Talons Philosophy

An Open Online Highschool Philosophy Course

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Omnicidal Ideation (or why I’m weird)

It’s April, 2013. I’m finishing up the last few months of middle school, but I’ve been missing quite a bit lately. I’m late almost every day. It’s nothing too major though; all my grades are still near the top of my class.

One morning, I wake up and I’m too tired to get out of bed. My father charges into my room. He yells, he postures aggressively, and threatens me when I try to stand up. And most tellingly, he mistakes my defiance for fear.

It’s interesting, growing up without being allowed to have emotions. You do weird things. You come up with jokes– genuinely funny jokes– but you spend half a minute sucking all the humour out of them and making them all nice and logical before you say them. You talk to people and realize deep down how they feel– what they’re trying to say and what they’re thinking– but you don’t let yourself make sense of it because doing so wouldn’t be rational enough. “Come on man, you and me should totally go to IB together” is nothing more than a statement. The guy saying it doesn’t think of you as his friend; that would be a hell of a logical leap. The girl who keeps talking to you doesn’t like you, why would she? There’s no evidence. Get ahold of yourself; you’re acting too emotional and illogical, like a bratty kid.

It’s interesting having parents with low emotional intelligence; you keep trying to express your personhood, and each time it’s rebuked, dismissed or mocked, you lose just a little bit more of yourself until there’s nothing left.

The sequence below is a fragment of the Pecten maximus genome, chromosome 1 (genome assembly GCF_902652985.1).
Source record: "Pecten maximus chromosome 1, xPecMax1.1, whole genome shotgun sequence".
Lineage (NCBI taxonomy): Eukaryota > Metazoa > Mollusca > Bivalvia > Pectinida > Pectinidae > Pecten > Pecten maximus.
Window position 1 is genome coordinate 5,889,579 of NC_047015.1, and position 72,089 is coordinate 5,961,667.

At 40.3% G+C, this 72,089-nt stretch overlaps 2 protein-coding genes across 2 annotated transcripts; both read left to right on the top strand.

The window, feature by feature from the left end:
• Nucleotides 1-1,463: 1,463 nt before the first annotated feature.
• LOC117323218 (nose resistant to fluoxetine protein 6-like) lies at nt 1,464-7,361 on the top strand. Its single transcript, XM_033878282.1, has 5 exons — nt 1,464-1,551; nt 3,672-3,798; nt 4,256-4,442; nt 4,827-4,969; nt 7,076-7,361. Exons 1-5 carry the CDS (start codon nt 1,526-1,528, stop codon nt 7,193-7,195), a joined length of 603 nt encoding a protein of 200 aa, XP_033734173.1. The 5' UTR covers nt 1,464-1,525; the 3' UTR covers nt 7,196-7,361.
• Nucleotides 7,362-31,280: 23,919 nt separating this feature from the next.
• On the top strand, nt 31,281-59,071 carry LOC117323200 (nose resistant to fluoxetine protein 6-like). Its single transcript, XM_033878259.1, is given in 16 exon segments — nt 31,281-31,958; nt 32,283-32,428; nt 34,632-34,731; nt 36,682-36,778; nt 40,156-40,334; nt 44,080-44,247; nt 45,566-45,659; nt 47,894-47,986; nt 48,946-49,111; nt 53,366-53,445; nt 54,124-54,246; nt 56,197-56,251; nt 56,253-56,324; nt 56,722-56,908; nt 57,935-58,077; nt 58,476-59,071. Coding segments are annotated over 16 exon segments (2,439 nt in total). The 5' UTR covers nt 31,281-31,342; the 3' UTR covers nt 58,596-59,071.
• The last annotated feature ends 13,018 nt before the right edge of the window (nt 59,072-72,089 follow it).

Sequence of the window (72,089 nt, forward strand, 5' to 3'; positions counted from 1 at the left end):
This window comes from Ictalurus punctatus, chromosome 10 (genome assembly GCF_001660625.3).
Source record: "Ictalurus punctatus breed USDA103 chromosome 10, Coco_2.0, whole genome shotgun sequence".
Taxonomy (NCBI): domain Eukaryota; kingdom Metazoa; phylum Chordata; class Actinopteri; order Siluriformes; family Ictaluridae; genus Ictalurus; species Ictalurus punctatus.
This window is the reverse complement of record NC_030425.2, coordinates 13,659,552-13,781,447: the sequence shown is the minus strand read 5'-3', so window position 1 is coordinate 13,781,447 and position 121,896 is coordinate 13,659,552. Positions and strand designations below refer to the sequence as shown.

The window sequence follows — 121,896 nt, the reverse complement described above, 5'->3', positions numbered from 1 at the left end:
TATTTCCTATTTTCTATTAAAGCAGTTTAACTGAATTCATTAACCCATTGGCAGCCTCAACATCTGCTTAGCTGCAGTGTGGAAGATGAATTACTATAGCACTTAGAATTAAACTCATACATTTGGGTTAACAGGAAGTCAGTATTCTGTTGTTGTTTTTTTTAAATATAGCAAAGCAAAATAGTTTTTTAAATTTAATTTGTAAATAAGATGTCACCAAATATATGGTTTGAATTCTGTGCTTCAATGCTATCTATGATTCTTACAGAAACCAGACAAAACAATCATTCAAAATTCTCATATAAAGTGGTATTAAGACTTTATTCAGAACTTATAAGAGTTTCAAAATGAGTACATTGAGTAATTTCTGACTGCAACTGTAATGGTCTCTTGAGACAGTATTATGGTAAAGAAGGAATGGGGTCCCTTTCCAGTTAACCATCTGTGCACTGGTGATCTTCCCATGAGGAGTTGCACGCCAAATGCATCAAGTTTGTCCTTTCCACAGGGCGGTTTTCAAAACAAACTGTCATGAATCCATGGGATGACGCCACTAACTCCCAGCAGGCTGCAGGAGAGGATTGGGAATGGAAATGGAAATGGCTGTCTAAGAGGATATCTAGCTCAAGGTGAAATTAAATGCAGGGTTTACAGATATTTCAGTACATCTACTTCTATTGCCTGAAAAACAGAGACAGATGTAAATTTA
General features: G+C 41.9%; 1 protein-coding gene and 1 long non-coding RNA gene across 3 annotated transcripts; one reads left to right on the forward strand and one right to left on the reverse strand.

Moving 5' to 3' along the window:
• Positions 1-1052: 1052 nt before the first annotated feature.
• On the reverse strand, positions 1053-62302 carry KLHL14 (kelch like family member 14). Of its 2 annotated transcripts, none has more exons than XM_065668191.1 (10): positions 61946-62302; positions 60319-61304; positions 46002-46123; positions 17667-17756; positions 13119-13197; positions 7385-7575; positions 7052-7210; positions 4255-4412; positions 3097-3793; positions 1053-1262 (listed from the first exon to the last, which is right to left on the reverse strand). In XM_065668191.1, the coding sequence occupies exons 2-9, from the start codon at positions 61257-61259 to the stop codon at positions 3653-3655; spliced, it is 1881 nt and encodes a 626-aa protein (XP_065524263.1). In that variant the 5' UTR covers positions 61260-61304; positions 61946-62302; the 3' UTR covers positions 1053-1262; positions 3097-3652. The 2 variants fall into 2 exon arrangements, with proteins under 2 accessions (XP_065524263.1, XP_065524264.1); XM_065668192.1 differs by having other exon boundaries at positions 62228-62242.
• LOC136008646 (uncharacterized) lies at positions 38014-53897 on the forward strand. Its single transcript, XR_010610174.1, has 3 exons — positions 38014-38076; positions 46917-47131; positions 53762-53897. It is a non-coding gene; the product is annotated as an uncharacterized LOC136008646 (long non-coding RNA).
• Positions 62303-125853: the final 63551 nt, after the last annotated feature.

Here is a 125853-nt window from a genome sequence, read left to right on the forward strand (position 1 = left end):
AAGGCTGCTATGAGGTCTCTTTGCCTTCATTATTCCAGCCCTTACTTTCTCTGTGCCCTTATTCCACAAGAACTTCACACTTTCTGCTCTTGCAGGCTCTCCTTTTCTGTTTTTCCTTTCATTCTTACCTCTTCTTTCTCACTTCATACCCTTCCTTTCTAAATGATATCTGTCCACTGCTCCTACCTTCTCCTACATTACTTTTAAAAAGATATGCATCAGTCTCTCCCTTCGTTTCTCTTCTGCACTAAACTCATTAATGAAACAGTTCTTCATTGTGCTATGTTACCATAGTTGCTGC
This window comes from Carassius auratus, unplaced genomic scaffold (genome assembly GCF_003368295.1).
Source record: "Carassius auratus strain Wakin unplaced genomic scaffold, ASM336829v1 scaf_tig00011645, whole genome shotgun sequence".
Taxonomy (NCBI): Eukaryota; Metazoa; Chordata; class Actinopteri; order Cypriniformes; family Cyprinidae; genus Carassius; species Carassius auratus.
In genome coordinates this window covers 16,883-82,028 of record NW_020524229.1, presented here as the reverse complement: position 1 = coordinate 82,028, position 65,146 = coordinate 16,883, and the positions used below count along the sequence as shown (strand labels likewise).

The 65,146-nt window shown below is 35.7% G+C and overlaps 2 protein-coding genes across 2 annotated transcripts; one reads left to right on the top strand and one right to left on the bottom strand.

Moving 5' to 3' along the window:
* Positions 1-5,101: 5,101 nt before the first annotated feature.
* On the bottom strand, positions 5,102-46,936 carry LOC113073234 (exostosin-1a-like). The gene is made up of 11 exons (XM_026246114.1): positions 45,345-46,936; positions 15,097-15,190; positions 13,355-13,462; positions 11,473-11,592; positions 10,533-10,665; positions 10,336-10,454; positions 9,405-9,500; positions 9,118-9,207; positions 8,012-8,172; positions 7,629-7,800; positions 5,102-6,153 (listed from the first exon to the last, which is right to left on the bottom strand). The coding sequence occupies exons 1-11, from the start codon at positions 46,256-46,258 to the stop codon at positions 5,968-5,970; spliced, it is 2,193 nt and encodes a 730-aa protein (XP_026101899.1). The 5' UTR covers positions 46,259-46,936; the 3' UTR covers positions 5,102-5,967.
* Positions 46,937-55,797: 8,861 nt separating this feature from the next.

It’s also interesting blasting the whole thing apart. Fun times. First I tried talking, but that didn’t work. Then I realized just how oblivious they were and how utterly doomed I was when I started hissing and cussing whenever I saw them, only for them to blankly stare back and ask, “What do you mean by, fuck off?” I calmed down and embraced empty happiness in just a few months, after I’d forgotten that I used to have my own thoughts and feelings. Then, not even a full year ago, I regenerated enough to start causing trouble again. I started fighting to be human again. I didn’t lose this time.

It was very weird for me to find out that despite what I had been told and how I’d been treated all my life, I wasn’t crazy for wanting to feel alive. I have to thank my brother in part for helping me with the realization. He lectured me on how irrational normal people are, and how stupid I was to care about being connected. He blamed my depression on the weather in our lovely temperate rainforest biome. He called me “evil” for crying about being alone, and “intolerant” for saying it’s natural to want connection. Combined with the five psychiatrists who kicked me out of their mental wards while repeatedly telling me I’m not psychotic, it was just enough for me to consider that maybe– just maybe– I wasn’t actually the problem.

Then I took some months to maneuver through the minefield of excuses and rationalizations that my mother was too skilled at weaving, and gradually get her to start seeing things my way.

So the story of my life thus far is as follows: I was born in Plato’s cave, and shackled there for some fourteen years. I was a social animal and an emotional creature, unable to socialize and punished for having feelings. Then I got sick of the cave, and desperately tried to climb out. The folks in there with me didn’t like that, so they held me back and beat me to a pulp. Fortunately, a lifetime spent staring at shadows on the cave walls left them ill-equipped to hold me for long, so I managed to recover somewhat and make it out (dragging them this time, so they can’t pull me back again). And then I tried to pour a healthy serving of kerosene down the cave, just to be safe.

Oh, and one more thing: I’m pissed. So I figure I’ll try to do it again. Rise to the very level of the world we’re trapped in, and blow it apart. Kill existence.

I’ve done it before, just on a smaller scale. <3

 

6 Responses to Omnicidal Ideation (or why I’m weird)

  1. bryanjack says: